First Peoples Of The Caribbean
The Caribbean was peopled by three types, or groups, of inhabitants before the arrival of Christopher Columbus in 1492. The Ciboney or Guanahuatebey, the Taino or Arawak, and the Caribs. The cultural distinctions among the three groups are not great; the single greatest differentiating factor appears to be their respective dates of arrival in the region.
Islands Settlement Social Organization
The Ciboney seem to have arrived first and were found in parts of Cuba and the Bahamas. They also seem to have had the most elementary forms of social organization. The most numerous groups were the Arawaks, who resided in most of the Greater Antilles--Cuba, Jamaica, Hispaniola (presently, Haiti and the Dominican Republic), and Puerto Rico.
The smaller eastern island chain was the home of the Caribs, a tropical forest group related to most of the indigenous Indians found in Central and South America. Barbados and a number of smaller islands were not permanently inhabited. Estimates of the size of the pre-Hispanic population of the Americas vary considerably
Both Columbus and Father Bartolom? de Las Casas (who wrote the first history of the Spanish conquest and treatment of the Indians) produced estimates that appear to defy credibility. Las Casas thought the population of the Caribbean might have been in the vicinity of several million, and by virtue of his having lived in both Hispaniola and Cuba where he held encomiendas, or the right to tribute from Indians, he is as close as we get to an eye-witness account.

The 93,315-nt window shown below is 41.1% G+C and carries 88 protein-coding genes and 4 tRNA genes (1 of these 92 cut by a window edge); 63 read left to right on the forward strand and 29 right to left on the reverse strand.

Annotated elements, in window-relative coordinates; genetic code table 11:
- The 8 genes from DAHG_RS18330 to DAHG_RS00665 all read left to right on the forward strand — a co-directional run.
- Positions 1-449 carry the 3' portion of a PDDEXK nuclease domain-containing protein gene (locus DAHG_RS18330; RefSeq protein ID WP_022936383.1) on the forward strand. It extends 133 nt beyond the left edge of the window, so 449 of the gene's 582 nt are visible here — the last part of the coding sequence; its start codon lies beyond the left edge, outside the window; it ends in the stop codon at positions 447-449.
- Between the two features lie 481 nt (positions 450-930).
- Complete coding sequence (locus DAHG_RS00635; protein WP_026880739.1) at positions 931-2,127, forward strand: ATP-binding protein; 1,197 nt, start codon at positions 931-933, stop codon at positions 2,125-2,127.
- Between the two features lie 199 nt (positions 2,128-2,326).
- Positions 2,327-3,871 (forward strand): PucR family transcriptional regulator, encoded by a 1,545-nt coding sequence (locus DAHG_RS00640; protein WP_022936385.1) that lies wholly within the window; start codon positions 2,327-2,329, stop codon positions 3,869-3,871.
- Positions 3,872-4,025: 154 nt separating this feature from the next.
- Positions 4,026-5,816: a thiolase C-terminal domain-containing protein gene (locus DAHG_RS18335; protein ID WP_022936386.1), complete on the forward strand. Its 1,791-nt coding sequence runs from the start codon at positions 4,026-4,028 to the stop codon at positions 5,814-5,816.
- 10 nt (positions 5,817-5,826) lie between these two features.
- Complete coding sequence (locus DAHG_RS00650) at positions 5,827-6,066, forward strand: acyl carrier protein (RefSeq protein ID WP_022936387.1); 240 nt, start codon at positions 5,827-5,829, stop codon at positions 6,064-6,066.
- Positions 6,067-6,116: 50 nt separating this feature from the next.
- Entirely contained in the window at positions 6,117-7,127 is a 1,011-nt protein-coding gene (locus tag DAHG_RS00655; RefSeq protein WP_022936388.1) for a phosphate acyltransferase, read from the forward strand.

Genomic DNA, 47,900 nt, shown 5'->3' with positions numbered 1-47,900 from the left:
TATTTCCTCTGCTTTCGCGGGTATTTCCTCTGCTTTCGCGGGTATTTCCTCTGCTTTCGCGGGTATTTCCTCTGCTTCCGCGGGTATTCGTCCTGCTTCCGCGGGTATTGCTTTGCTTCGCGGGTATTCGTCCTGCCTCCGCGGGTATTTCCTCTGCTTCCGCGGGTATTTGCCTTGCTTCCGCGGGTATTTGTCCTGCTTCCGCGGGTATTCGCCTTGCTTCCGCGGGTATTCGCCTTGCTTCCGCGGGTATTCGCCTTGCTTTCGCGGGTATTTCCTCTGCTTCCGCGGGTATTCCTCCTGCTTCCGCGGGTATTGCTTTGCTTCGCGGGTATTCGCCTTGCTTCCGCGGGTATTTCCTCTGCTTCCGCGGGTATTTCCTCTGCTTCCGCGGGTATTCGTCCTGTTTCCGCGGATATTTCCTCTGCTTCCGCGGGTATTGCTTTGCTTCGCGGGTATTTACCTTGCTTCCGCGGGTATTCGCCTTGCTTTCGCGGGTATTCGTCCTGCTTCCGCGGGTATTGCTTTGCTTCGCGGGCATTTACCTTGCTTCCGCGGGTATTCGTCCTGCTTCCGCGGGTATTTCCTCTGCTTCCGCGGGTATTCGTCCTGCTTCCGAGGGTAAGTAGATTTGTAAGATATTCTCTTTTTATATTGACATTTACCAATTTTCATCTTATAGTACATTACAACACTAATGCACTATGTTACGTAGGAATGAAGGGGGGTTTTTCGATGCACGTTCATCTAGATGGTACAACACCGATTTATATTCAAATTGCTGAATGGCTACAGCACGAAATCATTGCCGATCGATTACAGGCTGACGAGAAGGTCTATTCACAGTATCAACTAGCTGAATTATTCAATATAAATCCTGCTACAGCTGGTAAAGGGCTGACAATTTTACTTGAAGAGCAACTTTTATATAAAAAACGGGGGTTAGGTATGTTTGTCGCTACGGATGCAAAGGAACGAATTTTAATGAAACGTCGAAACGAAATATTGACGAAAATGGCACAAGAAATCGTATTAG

Las Casas had a penchant for hyperbole, and it is doubtful that he could have produced reliable estimates for areas where he did not travel. Nevertheless, some more recent scholars have tended to agree with Las Casas, estimating as many as 4 million inhabitants for the island of Hispaniola in 1492. Although the dispute continues, a consensus seems to be developing for far lower figures than previously accepted.
An indigenous population of less than a million for all of the Caribbean would still be a relatively dense population, given the technology and resources of the region in the late fifteenth century. Probably one-half of these inhabitants would have been on the large island of Hispaniola, about 50,000 in Cuba, and far fewer than that in Jamaica. Puerto Rico, Dominica, St. Lucia, St. Vincent, and Trinidad all had fairly concentrated, if not large, populations.
The pre-European populations of the territories that later formed the Commonwealth Caribbean belonged to the groups designated as Caribs and Arawaks. Both were tropical forest people, who probably originated in the vast expanse of forests of the northern regions of South America and were related linguistically and ethnically to such present-day tropical forest peoples as the Chibcha, the Warao, the Yanomamo, the Caracas, the Caquet?o, or the Jirajara--in short, the peoples found anywhere from Panama to Brazil.